What process is responsible for precipitation at the middle latitudes?
What process is responsible for precipitation in the tropics?
What type of clouds would we expect to produce a tornado?
What is a supercell?
With respect to a supercell, where would we expect a tornado to be
generated (map directions)?
- A huge thunderstorms
- The southwest corner
How fast can the winds blow in a tornado? What is the most active time of the year for
tornadoes? In what direction do tornadoes usually travel in the U.S.?
- 45 kilometers or 30 miles per hour.
- April and June
How do Tornados Form
S strong wind above and a weaker wind below setting up a spinning motion. Then Instability tips the air vertically then it turns to a mesocyclone.
What is the Fujita scale?
A measure of intensity of tornados. Fujita is no longer used because it overestimated wind speeds and was only useful when manmade structures were damaged. Problematic because different assessors say different things.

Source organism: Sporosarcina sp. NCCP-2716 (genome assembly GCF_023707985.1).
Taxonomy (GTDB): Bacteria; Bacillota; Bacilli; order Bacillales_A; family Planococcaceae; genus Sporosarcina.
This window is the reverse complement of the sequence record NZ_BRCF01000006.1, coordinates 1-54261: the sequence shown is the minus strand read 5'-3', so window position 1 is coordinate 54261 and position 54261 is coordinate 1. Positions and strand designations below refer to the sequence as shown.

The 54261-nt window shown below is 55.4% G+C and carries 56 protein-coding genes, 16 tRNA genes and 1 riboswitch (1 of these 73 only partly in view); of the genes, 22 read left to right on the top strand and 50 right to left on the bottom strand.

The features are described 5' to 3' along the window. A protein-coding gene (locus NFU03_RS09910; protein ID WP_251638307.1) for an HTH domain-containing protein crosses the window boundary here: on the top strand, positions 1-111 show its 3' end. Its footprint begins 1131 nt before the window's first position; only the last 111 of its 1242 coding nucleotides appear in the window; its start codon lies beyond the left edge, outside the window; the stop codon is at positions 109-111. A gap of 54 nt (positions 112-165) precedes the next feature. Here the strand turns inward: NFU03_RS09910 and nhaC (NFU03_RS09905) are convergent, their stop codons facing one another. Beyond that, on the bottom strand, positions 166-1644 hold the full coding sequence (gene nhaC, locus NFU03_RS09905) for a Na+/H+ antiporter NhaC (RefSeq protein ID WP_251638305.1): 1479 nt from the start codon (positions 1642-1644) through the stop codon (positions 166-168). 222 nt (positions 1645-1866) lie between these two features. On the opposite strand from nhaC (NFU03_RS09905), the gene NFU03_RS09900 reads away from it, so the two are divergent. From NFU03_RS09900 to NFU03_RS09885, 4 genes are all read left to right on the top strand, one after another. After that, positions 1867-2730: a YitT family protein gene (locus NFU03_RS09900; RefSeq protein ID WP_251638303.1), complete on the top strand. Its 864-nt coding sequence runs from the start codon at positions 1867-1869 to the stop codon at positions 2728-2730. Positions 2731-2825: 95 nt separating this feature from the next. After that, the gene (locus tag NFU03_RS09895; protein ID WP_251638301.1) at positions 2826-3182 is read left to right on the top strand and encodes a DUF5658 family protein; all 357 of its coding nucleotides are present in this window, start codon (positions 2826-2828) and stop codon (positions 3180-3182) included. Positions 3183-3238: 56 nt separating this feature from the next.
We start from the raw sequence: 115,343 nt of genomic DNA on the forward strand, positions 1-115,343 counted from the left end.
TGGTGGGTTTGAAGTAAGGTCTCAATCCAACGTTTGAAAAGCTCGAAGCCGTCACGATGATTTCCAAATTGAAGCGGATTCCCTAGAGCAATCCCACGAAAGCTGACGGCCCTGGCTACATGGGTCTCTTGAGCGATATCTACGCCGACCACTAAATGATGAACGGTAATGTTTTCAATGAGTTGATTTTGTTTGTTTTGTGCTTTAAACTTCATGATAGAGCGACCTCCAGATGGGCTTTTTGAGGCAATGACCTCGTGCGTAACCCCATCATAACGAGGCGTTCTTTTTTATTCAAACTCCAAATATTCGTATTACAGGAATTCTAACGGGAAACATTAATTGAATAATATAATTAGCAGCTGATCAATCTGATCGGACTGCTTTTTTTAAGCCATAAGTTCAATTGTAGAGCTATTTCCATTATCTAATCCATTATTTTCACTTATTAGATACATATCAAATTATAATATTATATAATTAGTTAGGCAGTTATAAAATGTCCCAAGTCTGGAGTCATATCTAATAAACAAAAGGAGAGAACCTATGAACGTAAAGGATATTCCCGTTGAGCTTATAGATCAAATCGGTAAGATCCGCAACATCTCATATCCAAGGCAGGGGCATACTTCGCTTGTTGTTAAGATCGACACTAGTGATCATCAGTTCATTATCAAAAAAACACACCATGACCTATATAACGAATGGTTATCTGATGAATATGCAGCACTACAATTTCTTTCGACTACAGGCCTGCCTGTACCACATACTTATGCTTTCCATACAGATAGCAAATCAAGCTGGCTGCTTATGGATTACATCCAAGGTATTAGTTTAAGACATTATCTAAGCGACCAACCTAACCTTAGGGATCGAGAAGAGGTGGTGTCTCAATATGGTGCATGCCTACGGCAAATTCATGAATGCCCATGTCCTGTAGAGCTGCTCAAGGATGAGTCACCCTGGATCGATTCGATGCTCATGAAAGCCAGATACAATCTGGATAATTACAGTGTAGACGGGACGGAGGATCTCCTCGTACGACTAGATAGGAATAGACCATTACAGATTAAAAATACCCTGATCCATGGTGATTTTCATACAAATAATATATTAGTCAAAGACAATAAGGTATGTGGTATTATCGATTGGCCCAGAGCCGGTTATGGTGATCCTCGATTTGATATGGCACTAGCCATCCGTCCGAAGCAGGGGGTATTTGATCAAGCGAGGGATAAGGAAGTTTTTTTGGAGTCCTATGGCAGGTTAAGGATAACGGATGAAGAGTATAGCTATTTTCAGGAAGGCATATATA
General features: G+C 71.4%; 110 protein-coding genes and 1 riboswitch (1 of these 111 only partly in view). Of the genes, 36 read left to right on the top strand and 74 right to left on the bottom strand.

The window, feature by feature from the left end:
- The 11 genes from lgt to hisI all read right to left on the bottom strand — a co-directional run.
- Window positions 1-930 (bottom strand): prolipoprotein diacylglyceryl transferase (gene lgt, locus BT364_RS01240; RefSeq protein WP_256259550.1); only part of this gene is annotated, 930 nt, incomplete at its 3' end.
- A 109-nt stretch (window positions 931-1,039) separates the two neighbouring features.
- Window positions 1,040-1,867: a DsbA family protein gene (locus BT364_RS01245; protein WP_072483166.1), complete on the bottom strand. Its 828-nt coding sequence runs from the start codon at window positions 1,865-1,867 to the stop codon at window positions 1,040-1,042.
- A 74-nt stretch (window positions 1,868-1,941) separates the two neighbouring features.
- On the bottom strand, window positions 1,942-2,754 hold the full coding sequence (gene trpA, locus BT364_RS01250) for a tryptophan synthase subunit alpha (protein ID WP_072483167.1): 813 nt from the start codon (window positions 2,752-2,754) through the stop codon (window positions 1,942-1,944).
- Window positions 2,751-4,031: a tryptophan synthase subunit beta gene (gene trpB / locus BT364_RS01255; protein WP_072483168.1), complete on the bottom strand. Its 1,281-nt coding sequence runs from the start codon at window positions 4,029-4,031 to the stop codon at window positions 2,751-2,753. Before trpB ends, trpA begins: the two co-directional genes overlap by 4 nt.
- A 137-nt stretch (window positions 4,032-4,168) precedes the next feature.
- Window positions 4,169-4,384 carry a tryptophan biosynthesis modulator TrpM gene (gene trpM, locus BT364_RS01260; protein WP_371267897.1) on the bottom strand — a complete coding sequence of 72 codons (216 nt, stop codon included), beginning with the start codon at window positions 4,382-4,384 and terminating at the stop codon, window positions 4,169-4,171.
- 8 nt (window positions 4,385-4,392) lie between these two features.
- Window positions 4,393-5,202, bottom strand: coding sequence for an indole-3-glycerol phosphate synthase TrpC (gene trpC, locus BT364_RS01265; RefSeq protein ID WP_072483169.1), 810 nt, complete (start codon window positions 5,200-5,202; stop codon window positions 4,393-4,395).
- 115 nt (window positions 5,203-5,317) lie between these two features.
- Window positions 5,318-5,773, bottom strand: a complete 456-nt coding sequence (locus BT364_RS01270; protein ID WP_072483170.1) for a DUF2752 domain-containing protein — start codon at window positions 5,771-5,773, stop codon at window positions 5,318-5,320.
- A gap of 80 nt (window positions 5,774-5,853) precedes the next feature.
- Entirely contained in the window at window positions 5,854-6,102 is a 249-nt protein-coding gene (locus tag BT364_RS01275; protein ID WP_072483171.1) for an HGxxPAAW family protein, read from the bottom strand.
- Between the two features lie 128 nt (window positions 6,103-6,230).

At what latitudes do we see hurricanes form?
5 degrees and 20 degrees
When are tornados more frequent?
April hrough June
What are the conditions for witch a tornado needs to form?
- Occur most often along a cold front
- During the Spring months
- Associated with huge thunderstorms called super cells.
Enhanced Fujita scale
The Enhanced Fujita scale is more consistent to measure the intensity of tornados. Corrects overestimates for wind speed, allows for damage to vegetation to be considered, Includes path width and length in determination, in since Feb 2007
5 stages of Tornado Growth
- Stage 1 "Dust Whirl"
- Stage 2 "Organization stage" looks like a tornado.
- Stage 3 "Mature stage" The most damaging stage. Reaches maximum size.
- Stage 4 "Dissipating stage" Starts to shrink.
- Stage 5 "Rope Stage" looses form
Where would we expect the strongest winds of the hurricane to be located?
What is the storm surge?
What are its impacts?
- large dome of water 65 to 80 kilometers (40 to 50 miles) wide sweeps across the coast where eye makes landfall.
- Causes wind damage and flooding